Obesity has become an epidemic disease and is associated with tremendous health and economic burden all over the world. The World Health Organization (WHO) newly announced that there were more than 1.9 billion overweight adults worldwide in 2014, and of these, over 600 million were obese. Furthermore, over 300 million women suffer from obesity (WHO Obesity and overweight Fact Sheet No: 311, updated June 2016). A recent study on the global prevalence of obesity showed that 50% of women of childbearing ages and 20–25% of pregnant women in Europe were affected by overweight or obesity [1]. As a major risk factor for metabolic syndrome, diabetes and cardiovascular disease, obesity could lead to various metabolic disorders, including insulin resistance, hyperglycemia, hyperlipidemia, and hypertension. Obesity in women of reproductive age not only gives rise to adverse effects on the mother per se, but also affects the intrauterine environment. Barker first discovered that men with lower birth weights had higher death rates from ischemic heart disease [2] and thus put forward the “the thrifty phenotype hypothesis” [3]. He suggested that maternal under-nutrition during pregnancy and early post-partum would program offspring to adapt to this thrifty environment and develop various dysfunctions. Thereafter, the Developmental Origins of Health and Disease (DOHaD) hypothesis was brought forward in the last decade [4,5], which proposed that an adverse developmental environment in utero and early postnatal life negatively influences long-term health and increases the risk of developing obesity [6], diabetes [7], cardiovascular disease [8], and other chronic diseases. Hence, maternal obesity during pregnancy programs an increased risk of the offspring developing metabolic disturbances. Although obesity-susceptibility genes inherited from the mother may partially explain this phenomenon [9,10], substantial studies have demonstrated that epigenetics might play a role in the effects of maternal health on offspring [11–13]. However, the specific epigenetic regulation mechanism is still unclear as of yet.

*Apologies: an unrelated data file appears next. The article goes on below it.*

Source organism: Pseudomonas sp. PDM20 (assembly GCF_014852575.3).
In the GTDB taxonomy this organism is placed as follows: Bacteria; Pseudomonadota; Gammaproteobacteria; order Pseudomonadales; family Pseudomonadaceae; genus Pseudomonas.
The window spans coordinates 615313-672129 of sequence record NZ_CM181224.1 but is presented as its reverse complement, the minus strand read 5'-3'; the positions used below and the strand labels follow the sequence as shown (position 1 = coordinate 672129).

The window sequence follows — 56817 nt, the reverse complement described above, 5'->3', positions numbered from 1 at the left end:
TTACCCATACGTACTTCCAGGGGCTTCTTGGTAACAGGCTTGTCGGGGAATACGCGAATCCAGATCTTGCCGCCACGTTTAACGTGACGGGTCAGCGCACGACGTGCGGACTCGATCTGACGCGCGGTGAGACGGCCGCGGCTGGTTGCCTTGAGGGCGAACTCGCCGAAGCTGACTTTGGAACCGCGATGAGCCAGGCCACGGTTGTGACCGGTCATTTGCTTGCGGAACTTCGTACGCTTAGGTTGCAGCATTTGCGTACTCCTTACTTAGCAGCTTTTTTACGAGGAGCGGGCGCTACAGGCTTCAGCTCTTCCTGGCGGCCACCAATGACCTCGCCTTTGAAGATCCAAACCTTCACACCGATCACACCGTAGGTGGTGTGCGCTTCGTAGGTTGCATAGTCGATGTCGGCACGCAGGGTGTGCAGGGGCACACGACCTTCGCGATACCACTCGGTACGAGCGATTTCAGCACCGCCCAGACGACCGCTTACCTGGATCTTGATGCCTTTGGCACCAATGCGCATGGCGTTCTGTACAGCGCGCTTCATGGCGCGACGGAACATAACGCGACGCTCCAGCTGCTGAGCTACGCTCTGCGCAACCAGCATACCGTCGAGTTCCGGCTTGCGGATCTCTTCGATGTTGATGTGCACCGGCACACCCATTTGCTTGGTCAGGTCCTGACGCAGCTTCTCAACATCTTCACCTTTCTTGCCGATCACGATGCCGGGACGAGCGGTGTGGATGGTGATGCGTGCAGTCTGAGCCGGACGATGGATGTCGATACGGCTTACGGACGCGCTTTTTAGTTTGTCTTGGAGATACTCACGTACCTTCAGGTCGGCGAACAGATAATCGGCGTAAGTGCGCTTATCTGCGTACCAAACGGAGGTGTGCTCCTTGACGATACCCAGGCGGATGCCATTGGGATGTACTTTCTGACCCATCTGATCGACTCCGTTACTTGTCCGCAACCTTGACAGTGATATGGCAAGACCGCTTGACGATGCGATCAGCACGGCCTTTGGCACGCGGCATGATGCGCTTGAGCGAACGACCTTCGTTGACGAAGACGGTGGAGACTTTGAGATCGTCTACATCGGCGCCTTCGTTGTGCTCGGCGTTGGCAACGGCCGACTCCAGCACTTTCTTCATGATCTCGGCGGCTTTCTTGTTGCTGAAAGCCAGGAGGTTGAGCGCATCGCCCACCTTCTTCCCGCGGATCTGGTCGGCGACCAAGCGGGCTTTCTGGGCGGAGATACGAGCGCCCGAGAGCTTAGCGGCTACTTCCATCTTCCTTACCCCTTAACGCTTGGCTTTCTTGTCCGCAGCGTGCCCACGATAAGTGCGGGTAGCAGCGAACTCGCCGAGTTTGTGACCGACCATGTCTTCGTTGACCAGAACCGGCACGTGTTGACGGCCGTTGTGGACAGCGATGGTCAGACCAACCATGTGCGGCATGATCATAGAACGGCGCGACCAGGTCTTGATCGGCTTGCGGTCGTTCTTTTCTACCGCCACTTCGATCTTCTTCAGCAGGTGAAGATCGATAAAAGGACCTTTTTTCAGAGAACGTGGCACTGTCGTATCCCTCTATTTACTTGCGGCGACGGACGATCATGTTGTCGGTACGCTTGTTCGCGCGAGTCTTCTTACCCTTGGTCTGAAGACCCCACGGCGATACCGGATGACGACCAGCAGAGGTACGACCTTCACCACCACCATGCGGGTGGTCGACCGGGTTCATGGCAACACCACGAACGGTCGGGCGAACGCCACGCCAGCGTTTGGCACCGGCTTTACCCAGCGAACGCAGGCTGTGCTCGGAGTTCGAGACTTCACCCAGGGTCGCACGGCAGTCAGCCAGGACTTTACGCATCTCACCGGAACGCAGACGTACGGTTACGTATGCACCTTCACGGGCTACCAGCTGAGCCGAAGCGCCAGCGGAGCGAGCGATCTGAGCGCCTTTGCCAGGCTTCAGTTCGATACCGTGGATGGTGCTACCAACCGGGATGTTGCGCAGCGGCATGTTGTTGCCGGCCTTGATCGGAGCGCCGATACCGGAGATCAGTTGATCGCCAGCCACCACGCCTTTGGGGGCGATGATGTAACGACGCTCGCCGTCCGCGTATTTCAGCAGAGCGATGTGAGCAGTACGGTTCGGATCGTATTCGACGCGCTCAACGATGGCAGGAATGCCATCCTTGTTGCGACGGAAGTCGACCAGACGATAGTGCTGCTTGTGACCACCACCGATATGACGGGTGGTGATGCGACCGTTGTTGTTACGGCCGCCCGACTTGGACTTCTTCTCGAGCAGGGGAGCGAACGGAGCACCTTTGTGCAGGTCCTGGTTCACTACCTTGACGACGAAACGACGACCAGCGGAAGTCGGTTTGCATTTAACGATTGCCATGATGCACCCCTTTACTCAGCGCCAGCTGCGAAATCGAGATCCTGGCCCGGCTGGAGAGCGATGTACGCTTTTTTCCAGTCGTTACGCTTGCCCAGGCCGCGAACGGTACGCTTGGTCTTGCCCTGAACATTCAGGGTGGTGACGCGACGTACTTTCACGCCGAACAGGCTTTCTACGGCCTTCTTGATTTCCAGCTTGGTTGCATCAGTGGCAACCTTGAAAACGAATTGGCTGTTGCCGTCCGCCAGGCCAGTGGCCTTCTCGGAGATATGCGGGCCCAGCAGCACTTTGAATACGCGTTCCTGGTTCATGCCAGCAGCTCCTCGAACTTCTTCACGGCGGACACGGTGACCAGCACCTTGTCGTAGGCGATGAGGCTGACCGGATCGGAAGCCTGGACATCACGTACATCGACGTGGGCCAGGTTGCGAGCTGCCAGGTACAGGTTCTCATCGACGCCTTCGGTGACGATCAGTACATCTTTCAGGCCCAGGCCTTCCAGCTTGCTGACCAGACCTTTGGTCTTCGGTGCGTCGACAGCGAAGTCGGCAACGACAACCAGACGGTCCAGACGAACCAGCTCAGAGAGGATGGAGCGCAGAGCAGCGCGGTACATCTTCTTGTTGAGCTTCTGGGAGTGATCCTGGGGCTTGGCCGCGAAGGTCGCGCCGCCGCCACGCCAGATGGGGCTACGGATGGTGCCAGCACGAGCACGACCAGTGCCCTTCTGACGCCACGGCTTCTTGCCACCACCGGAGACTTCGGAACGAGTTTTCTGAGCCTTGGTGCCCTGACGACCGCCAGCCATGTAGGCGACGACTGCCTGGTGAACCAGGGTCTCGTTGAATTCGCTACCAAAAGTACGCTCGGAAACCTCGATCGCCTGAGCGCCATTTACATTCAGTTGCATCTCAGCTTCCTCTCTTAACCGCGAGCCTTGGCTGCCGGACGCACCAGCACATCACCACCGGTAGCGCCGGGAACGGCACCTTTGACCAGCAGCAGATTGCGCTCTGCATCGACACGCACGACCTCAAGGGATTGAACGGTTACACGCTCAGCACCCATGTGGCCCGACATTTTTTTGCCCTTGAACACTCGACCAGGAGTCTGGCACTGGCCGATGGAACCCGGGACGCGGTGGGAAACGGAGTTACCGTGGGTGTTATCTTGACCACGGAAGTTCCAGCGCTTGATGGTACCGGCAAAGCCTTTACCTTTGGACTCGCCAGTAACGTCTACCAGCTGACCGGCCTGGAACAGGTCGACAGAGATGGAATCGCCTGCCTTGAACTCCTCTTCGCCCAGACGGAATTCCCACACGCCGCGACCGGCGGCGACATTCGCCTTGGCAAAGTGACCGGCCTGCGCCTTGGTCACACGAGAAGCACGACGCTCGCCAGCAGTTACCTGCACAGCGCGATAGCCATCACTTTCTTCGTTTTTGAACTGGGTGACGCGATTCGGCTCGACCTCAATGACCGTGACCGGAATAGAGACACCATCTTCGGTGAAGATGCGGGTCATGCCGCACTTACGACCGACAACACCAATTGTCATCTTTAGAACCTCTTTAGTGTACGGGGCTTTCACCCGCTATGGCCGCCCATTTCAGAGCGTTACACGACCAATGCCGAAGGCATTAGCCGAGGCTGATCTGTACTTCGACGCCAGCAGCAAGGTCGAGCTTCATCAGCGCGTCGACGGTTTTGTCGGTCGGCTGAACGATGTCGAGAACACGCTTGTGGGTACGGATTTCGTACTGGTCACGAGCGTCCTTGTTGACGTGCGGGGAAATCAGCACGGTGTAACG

Recently, a growing number of human studies [14,15] and animal experiments [16–18] put forward the hypothesis that the gut microbiota may be identified as a novel factor that plays a significant role in maternal obesity and associated metabolic risks in offspring. During the last few decades, the gut microbiota has become a focus of medical research and has been shown to be intertwined with various diseases, such as obesity [19], diabetes [20], autoimmune diseases [21], cancer [22], and central nervous system diseases [23]. As containing the second genome in the human body, the gut microbiota has important physiological functions such as helping the host absorb fats and fat-soluble vitamins in their diet and digest complex carbohydrates and plant polysaccharides and participating in bile acid-related metabolism. In addition, gut microbiota also plays important roles in maintaining the intestinal epithelial barrier, regulating intestinal permeability, promoting maturation of the enteric nervous system, developing innate immunity, and regulating adaptive immunity [24–27]. In healthy people, the commensal microbiota in the gut is in a balanced symbiosis with the host. However, the equilibrium of this symbiotic relationship is susceptible to the host’s diet, lifestyle, and antibiotics [28]. Substantial human and animal evidence has demonstrated that the composition and diversity of the gut microbiota are altered in obese development [19,29,30]. Some studies have shown a typical increase in the number of Firmicutes and a decrease in the number of Bacteroidetes in obese compared with those in lean individuals and mice [31]. However, some have reported an inversely altered ratio of Firmicutes:Bacteroidetes in obesity [32]. The bacteria that is present or absent and contributes to the development of obesity still has yet to be elucidated. Although the infant gut microbiota used to be widely accepted to be established and colonized postpartum [33,34], in recent years, emerging studies have discovered that the microbiota exists in the placenta, amniotic fluid, umbilical cord blood, and meconium, which strongly indicates that the offspring’s microbiome may be transmitted from the mother prior to birth, and maternal microorganisms are likely to play a vital role in the establishment of the offspring microbiome [35–38]. Hence, maternal obesity during pregnancy is accompanied with gut microbiota dysbiosis with a simultaneous development of metabolic disorders, which could affect microbiota transmission from the mother to offspring and further result in offspring metabolic disturbances (Figure 1). In this review, we discuss the role of the gut microbiota in the impact of maternal obesity during pregnancy on offspring metabolic health and further explore related strategies, including probiotic and prebiotic strategies, to prevent and treat obesity and obesity-related diseases.